I am an African-American male with a Ph.D. and post-doctoral studies in Theology and Philosophy. Contrary to the TAK (Traditional Analysis of Knowledge), I believe that Inspiration is also a source of knowledge, therefore my blog, Provocative Inspiration
On Tuesday afternoon, a campus initiative to raise awareness of how blacks are treated at the University of Michigan quickly went viral and ignited a nationwide conversation about race and diversity. The social media campaign, #BBUM (Being Black at the University of Michigan), encouraged students and others to share their experiences of being a minority at the Ann Arbor institution. The hashtag was trending nationally on Twitter for several hours, and almost 13,000 tweets have been made so far — an impressive outpouring over such a short time period. “We really just wanted to create a platform for our voices to be heard,” Tyler Collier, a senior at the school and president of the Black Student Union, tells Yahoo Shine.
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Collier was inspired to start the initiative after recent racially charged incidents. As a black leader on campus, he says he simply wanted to give black students, who represent 4 percent of the student body, a voice that is just as powerful as the majority. Turns out he did that and much more. “Psychologically, it’s very powerful and important for people to speak out,” David Bedrick, a Santa Fe-based therapist, tells Yahoo Shine. “It humanizes their stories.” The conversation is especially important for those who have avoided addressing these issues and it can be as cathartic as "coming out," he says. Ultimately, Bedrick believes, this debate will educate everyone and hopefully bring about change.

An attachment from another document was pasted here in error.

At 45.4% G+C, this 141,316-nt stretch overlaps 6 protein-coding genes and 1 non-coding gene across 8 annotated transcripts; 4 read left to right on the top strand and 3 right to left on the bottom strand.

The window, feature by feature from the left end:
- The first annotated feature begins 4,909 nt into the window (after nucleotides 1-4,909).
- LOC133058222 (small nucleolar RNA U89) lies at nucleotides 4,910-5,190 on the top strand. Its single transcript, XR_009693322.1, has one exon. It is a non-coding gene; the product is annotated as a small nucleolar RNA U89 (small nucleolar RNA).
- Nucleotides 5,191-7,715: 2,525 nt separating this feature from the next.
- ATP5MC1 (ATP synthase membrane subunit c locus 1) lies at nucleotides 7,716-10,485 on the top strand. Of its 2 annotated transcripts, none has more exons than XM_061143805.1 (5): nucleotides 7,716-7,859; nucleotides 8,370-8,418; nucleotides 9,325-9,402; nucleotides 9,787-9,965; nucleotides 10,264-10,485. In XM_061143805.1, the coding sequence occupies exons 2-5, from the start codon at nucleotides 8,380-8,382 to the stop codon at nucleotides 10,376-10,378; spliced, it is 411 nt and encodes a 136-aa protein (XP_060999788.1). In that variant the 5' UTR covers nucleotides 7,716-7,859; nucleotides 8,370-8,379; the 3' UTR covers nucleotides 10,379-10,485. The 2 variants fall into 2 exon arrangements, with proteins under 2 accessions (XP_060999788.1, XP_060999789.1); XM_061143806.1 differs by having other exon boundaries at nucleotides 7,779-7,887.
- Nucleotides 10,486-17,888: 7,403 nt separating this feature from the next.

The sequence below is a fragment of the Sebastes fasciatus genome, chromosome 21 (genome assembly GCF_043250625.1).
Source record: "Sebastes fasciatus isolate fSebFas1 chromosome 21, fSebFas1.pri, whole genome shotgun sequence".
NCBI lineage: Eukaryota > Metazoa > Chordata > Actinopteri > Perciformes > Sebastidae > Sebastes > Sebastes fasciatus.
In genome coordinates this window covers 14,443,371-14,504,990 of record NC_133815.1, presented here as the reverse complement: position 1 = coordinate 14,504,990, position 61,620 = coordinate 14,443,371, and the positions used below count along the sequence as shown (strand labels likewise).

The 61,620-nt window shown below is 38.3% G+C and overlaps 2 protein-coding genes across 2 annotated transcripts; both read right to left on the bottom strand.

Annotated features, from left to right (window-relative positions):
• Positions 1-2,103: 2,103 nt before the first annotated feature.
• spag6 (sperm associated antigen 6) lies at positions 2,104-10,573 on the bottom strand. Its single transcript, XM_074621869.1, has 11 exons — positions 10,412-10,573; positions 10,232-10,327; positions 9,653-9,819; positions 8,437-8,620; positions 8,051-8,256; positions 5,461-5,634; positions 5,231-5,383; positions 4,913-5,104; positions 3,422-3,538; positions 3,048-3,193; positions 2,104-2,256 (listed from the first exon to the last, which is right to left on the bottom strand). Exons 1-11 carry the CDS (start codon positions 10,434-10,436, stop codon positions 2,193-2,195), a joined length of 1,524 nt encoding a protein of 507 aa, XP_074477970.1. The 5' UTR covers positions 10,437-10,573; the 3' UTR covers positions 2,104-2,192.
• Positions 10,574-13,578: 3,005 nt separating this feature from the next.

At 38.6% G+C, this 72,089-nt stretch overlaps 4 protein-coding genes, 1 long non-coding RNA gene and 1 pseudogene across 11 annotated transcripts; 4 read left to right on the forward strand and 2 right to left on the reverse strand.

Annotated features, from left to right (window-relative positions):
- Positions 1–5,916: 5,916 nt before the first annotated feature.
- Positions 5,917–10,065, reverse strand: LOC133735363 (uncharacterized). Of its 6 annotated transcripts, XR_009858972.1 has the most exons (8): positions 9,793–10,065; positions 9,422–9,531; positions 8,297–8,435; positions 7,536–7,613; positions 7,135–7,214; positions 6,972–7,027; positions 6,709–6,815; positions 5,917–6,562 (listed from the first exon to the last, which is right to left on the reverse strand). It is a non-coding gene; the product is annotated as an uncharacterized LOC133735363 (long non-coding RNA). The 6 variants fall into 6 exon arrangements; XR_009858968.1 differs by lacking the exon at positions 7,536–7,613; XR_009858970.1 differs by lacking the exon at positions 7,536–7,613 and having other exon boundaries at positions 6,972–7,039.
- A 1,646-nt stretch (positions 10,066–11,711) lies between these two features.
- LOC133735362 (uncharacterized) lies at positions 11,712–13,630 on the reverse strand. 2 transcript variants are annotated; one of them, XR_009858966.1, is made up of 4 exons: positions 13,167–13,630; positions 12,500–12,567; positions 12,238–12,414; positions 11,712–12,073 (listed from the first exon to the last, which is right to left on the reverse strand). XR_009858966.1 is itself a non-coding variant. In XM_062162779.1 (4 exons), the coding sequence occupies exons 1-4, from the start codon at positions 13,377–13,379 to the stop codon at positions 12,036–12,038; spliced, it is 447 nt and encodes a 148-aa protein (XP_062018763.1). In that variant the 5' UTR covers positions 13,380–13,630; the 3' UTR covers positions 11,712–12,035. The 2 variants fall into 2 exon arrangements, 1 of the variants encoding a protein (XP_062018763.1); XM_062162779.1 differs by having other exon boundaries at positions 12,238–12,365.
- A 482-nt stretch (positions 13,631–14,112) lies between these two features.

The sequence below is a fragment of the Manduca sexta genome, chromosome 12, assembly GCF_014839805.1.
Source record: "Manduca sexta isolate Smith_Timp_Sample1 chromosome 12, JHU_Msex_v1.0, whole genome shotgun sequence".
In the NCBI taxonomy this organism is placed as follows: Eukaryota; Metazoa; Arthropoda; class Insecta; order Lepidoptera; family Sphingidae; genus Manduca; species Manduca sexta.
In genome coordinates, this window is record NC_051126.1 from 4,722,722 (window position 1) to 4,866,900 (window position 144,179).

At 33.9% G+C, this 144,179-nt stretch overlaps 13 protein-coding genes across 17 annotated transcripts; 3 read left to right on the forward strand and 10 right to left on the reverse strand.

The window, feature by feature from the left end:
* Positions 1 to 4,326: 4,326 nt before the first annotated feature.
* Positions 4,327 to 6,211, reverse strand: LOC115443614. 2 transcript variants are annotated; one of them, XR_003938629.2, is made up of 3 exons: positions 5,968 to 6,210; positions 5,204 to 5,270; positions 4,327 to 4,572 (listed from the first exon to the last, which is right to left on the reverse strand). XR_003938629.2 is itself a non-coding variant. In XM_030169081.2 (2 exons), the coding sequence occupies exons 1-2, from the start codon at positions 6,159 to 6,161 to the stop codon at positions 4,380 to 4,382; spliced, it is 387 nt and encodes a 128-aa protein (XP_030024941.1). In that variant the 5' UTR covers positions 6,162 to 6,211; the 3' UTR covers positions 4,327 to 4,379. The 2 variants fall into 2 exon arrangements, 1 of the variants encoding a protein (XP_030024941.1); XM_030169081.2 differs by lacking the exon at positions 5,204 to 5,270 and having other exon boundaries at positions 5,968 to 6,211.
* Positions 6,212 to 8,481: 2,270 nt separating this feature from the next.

The fact that this is happening at University of Michigan, the higher education institution that was involved in the 2003 Supreme Court case that changed affirmative action across campuses nationwide, is especially poignant. However, it's not the only school grappling with diversity issues and harnessing the power of social media to spark a national conversation. In California, black UCLA student-athletes posted a video on YouTube titled "The Black Bruins [The Spoken Word]" earlier this month. The video, which has over 1 million views, features 12 young men revealing disconcerting statistics such as the fact that African American males make up only 3.3% of the Bruins' graduate and undergraduate population. Students creating social change isn't a new phenomenon, but the tools used to facilitate it are. Social media can propel issues to the national and international forefront in record time.
While the university hasn't made any official comment, they did tweet, "Thanks for engaging in thisconversation. We’re listening, and will be sure all of your voices are heard. #BBUM." Kelly Cunningham, a university spokesperson, echoed this sentiment in a statement to Yahoo Shine, "This is an exciting use of social media to move this conversation forward." Additionally, E. Royster Harper, the university's vice president for student life, added his two cents to the conversation, "Got on Twitter to hear and support your voices. Proud of our students. More later." Let’s hope so.